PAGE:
Showtime doesn't often earn the accolades of its premium cable counterparts (see: HBO), but it produces its fair share of high-quality original programming. In an era when streaming giants like Netflix and Amazon are competing for eyeballs with their own prestige shows, the traditional cable platforms have tried to keep pace, and Showtime's recent success picking up the Twin Peaks reboot, combined with long-running hits like Homeland, make it a force to be reckoned with in the streaming space.
But which of its original series is best? To help you decide where to allot your TV time, these are the best original Showtime shows, excluding docu-series and any series that didn't begin life as a Showtime program (like Twin Peaks: The Return).
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The moment you know the CIA has creative input on Homeland, arguably Showtime's biggest hit, comes early in the first season. Deputy director David Estes (David Harewood), in a moment that feels totally out of place, tells Carrie (Clare Danes) and Saul (Mandy Patinkin), "America needs to understand we're still at war." Roger that. The ensuing violence, subterfuge, personal demons, and intrigue may titillate and entertain, but it also acclimates audiences to the necessity of perpetual war, the quotidian nature of constant surveillance, and the inherent goodwill of armed Americans.
House of Lies (2012-2016)
Sure, the name might make you ask yourself, "Hey, is this Showtime's House of Cards?" But really, this show boasts something that's funnier, less political, and comes with tons of Don Cheadle. The actor starred as Marty Kaan, a ruthless management consultant who let nothing get in the way of a good deal. Like Frank Underwood, Cheadle frequently broke the fourth wall and indulged in a love affair with power. The show managed to balance out its cynicism, however, with a bit more lightness -- in large part thanks to the powers of an adept supporting cast: Kristen Bell and Ben Schwartz among them. RIP, House of Lies.
Hank Moody, the boozing, sex-addicted novelist at the heart of Californication, is every aging, white, LA male stereotype rolled into one. What could be a nightmare is made into a modern beatnik comedy by David Duchovny, who after The X-Files, clearly had something to prove. Like many Showtime shows, the first season is the tops, a pure distillation of every shitstorm a horny old dude can summon, from constant feuds with an ex-wife (Natascha McElhone) to drunken flings. Imagine BoJack Horseman with a regular human burnout and you've got Californication.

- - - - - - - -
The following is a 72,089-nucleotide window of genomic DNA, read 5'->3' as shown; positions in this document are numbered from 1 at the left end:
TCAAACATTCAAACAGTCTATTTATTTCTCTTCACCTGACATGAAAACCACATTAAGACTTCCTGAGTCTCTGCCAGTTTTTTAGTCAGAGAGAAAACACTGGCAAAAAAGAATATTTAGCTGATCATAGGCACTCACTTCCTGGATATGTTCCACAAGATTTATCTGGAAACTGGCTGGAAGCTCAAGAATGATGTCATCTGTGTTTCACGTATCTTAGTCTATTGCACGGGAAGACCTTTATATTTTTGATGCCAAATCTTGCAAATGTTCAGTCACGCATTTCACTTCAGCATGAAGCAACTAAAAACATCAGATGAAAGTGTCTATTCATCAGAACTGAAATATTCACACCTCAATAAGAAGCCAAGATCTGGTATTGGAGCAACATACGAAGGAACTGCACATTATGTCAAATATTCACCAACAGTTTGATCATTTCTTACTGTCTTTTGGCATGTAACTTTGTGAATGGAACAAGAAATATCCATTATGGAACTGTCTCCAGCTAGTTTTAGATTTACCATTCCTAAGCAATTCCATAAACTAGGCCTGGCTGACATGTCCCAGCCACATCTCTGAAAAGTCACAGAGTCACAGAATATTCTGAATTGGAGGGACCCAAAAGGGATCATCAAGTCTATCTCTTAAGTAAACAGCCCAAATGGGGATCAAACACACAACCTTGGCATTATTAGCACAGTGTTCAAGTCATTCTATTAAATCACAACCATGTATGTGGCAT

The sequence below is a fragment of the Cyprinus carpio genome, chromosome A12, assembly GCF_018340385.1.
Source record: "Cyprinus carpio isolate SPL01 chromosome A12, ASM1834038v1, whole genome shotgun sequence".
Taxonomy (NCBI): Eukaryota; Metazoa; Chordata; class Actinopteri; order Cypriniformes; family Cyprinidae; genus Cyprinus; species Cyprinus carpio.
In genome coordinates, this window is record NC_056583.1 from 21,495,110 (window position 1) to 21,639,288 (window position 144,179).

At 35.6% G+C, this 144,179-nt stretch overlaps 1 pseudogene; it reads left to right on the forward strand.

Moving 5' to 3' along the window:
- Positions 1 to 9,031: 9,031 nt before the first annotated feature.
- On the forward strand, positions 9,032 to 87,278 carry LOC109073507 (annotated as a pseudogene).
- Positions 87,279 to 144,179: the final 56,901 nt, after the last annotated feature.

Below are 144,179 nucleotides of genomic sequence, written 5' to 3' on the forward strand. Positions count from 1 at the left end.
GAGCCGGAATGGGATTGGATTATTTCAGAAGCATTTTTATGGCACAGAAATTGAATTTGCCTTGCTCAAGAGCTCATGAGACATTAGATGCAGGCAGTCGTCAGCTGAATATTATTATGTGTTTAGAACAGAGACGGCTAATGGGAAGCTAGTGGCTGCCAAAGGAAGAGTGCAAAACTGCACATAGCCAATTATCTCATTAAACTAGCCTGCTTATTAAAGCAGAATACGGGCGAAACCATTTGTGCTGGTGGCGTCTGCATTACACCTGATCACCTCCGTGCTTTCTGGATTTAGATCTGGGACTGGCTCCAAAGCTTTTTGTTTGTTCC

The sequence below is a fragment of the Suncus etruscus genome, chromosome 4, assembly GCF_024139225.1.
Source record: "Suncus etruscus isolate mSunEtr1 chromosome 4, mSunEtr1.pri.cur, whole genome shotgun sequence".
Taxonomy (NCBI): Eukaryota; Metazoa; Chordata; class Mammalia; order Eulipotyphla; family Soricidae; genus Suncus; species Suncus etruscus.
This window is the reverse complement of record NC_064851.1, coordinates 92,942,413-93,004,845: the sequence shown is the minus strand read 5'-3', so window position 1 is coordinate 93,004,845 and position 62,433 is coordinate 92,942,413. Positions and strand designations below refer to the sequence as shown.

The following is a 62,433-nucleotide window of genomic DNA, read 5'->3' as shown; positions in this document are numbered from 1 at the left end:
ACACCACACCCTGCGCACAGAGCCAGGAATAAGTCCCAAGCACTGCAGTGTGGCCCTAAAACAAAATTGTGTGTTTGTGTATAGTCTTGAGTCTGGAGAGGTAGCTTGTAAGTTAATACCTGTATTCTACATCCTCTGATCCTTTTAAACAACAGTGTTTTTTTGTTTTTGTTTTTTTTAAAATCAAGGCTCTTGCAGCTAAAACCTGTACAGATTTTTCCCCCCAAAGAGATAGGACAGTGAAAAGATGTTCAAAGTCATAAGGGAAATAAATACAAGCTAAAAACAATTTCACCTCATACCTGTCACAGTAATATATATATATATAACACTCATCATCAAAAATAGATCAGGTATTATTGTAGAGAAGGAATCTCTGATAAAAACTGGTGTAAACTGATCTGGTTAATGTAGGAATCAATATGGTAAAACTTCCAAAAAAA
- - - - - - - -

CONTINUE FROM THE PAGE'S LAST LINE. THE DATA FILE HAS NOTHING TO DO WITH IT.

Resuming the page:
The Affair (2015- )
Oh, The Affair. What a tantalizing concept, made absurd by ridiculous dialogue and an excessively hedonistic -- though quite possibly accurate! -- portrayal of upper-crust New York life. Scratch that, it's almost definitely an accurate portrayal. But still. The show tells the story of a frustrated writer who has an AFFAIR with a local waitress one summer while he's spending time in Montauk with his wealthy wife's family. The hook is that each party in the AFFAIR tells the same story from his or her unique perspective; it doesn't produce as many insights as you might expect, instead relying on outfit changes and salacious scenes to do most of the lifting. Still, this is guilty-pleasure watching at its finest, especially the much-maligned third season, which features Brendan Fraser as an evil prison guard and yet another AFFAIR with a visiting French professor.
Everyone's favorite moral serial killer was a ratings and critical success for Showtime during its eight-season run. Today, the show reads a bit like a cultural relic from a recent past in which American audiences seemed to lap up antihero-centric stories about characters descending further into amorality (Breaking Bad, Weeds, The Sopranos, etc). Because the title character (Michael C. Hall) is portrayed as an inherent psychopath who learns to channel his urges into "justice," the messaging and plots of the series tend to be far more blunt than some of its contemporaries. Still, there's enough mystery, murder, and excitement to keep you hooked and bingeing.
Shameless (2011- )